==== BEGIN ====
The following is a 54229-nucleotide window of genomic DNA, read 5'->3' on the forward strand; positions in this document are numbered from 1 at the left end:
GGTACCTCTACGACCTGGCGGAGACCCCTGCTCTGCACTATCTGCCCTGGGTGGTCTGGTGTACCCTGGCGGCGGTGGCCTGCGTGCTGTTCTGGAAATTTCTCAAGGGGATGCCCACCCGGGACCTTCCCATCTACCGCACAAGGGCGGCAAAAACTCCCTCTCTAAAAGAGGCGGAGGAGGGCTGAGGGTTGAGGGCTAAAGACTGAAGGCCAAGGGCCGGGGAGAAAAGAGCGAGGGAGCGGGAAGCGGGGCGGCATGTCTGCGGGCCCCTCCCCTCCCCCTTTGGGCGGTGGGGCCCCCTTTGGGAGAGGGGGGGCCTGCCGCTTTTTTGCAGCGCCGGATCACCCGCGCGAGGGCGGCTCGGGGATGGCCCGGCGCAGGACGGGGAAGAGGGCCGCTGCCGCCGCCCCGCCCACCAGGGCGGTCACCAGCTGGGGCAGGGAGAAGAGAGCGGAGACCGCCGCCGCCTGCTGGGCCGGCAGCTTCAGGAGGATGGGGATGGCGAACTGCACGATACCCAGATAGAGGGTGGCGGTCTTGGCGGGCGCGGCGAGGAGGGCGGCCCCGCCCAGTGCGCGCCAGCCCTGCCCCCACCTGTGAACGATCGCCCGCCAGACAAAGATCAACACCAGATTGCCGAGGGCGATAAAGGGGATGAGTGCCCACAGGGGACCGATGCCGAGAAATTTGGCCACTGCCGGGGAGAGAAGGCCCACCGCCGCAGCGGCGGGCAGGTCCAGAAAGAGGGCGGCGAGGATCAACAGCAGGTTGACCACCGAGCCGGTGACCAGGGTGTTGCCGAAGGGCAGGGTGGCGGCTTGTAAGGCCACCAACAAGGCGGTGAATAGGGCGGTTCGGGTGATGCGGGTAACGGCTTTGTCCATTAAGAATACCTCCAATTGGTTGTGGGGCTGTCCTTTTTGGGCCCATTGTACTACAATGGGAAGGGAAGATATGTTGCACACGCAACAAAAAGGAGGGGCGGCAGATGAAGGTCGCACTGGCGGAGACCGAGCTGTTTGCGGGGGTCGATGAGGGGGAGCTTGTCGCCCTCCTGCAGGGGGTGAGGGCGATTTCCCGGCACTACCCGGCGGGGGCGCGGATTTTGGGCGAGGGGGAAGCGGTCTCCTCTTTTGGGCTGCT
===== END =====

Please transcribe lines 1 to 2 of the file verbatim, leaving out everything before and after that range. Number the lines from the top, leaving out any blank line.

The following is a 54229-nucleotide window of genomic DNA, read 5'->3' on the forward strand; positions in this document are numbered from 1 at the left end:
GGTACCTCTACGACCTGGCGGAGACCCCTGCTCTGCACTATCTGCCCTGGGTGGTCTGGTGTACCCTGGCGGCGGTGGCCTGCGTGCTGTTCTGGAAATTTCTCAAGGGGATGCCCACCCGGGACCTTCCCATCTACCGCACAAGGGCGGCAAAAACTCCCTCTCTAAAAGAGGCGGAGGAGGGCTGAGGGTTGAGGGCTAAAGACTGAAGGCCAAGGGCCGGGGAGAAAAGAGCGAGGGAGCGGGAAGCGGGGCGGCATGTCTGCGGGCCCCTCCCCTCCCCCTTTGGGCGGTGGGGCCCCCTTTGGGAGAGGGGGGGCCTGCCGCTTTTTTGCAGCGCCGGATCACCCGCGCGAGGGCGGCTCGGGGATGGCCCGGCGCAGGACGGGGAAGAGGGCCGCTGCCGCCGCCCCGCCCACCAGGGCGGTCACCAGCTGGGGCAGGGAGAAGAGAGCGGAGACCGCCGCCGCCTGCTGGGCCGGCAGCTTCAGGAGGATGGGGATGGCGAACTGCACGATACCCAGATAGAGGGTGGCGGTCTTGGCGGGCGCGGCGAGGAGGGCGGCCCCGCCCAGTGCGCGCCAGCCCTGCCCCCACCTGTGAACGATCGCCCGCCAGACAAAGATCAACACCAGATTGCCGAGGGCGATAAAGGGGATGAGTGCCCACAGGGGACCGATGCCGAGAAATTTGGCCACTGCCGGGGAGAGAAGGCCCACCGCCGCAGCGGCGGGCAGGTCCAGAAAGAGGGCGGCGAGGATCAACAGCAGGTTGACCACCGAGCCGGTGACCAGGGTGTTGCCGAAGGGCAGGGTGGCGGCTTGTAAGGCCACCAACAAGGCGGTGAATAGGGCGGTTCGGGTGATGCGGGTAACGGCTTTGTCCATTAAGAATACCTCCAATTGGTTGTGGGGCTGTCCTTTTTGGGCCCATTGTACTACAATGGGAAGGGAAGATATGTTGCACACGCAACAAAAAGGAGGGGCGGCAGATGAAGGTCGCACTGGCGGAGACCGAGCTGTTTGCGGGGGTCGATGAGGGGGAGCTTGTCGCCCTCCTGCAGGGGGTGAGGGCGATTTCCCGGCACTACCCGGCGGGGGCGCGGATTTTGGGCGAGGGGGAAGCGGTCTCCTCTTTTGGGCTGCT